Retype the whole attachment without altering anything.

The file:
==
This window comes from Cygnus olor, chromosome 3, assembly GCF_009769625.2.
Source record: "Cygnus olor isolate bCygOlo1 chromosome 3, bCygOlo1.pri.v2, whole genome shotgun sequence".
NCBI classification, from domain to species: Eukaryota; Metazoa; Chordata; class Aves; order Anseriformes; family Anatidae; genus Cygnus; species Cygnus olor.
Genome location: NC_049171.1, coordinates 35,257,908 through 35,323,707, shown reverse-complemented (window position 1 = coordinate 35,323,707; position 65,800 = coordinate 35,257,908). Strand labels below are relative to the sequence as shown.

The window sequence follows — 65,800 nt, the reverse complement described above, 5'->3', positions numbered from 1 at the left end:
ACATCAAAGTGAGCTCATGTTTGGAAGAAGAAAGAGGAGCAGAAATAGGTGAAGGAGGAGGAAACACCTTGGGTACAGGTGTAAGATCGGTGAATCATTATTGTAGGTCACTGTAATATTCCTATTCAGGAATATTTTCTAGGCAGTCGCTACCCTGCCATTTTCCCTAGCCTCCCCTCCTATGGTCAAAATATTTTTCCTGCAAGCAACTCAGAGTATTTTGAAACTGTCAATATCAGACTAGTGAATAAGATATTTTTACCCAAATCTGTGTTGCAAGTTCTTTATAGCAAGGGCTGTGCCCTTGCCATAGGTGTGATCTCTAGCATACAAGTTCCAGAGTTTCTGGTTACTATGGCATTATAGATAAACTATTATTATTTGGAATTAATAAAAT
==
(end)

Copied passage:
This window comes from Cygnus olor, chromosome 3, assembly GCF_009769625.2.
Source record: "Cygnus olor isolate bCygOlo1 chromosome 3, bCygOlo1.pri.v2, whole genome shotgun sequence".
NCBI classification, from domain to species: Eukaryota; Metazoa; Chordata; class Aves; order Anseriformes; family Anatidae; genus Cygnus; species Cygnus olor.
Genome location: NC_049171.1, coordinates 35,257,908 through 35,323,707, shown reverse-complemented (window position 1 = coordinate 35,323,707; position 65,800 = coordinate 35,257,908). Strand labels below are relative to the sequence as shown.

The window sequence follows — 65,800 nt, the reverse complement described above, 5'->3', positions numbered from 1 at the left end:
ACATCAAAGTGAGCTCATGTTTGGAAGAAGAAAGAGGAGCAGAAATAGGTGAAGGAGGAGGAAACACCTTGGGTACAGGTGTAAGATCGGTGAATCATTATTGTAGGTCACTGTAATATTCCTATTCAGGAATATTTTCTAGGCAGTCGCTACCCTGCCATTTTCCCTAGCCTCCCCTCCTATGGTCAAAATATTTTTCCTGCAAGCAACTCAGAGTATTTTGAAACTGTCAATATCAGACTAGTGAATAAGATATTTTTACCCAAATCTGTGTTGCAAGTTCTTTATAGCAAGGGCTGTGCCCTTGCCATAGGTGTGATCTCTAGCATACAAGTTCCAGAGTTTCTGGTTACTATGGCATTATAGATAAACTATTATTATTTGGAATTAATAAAAT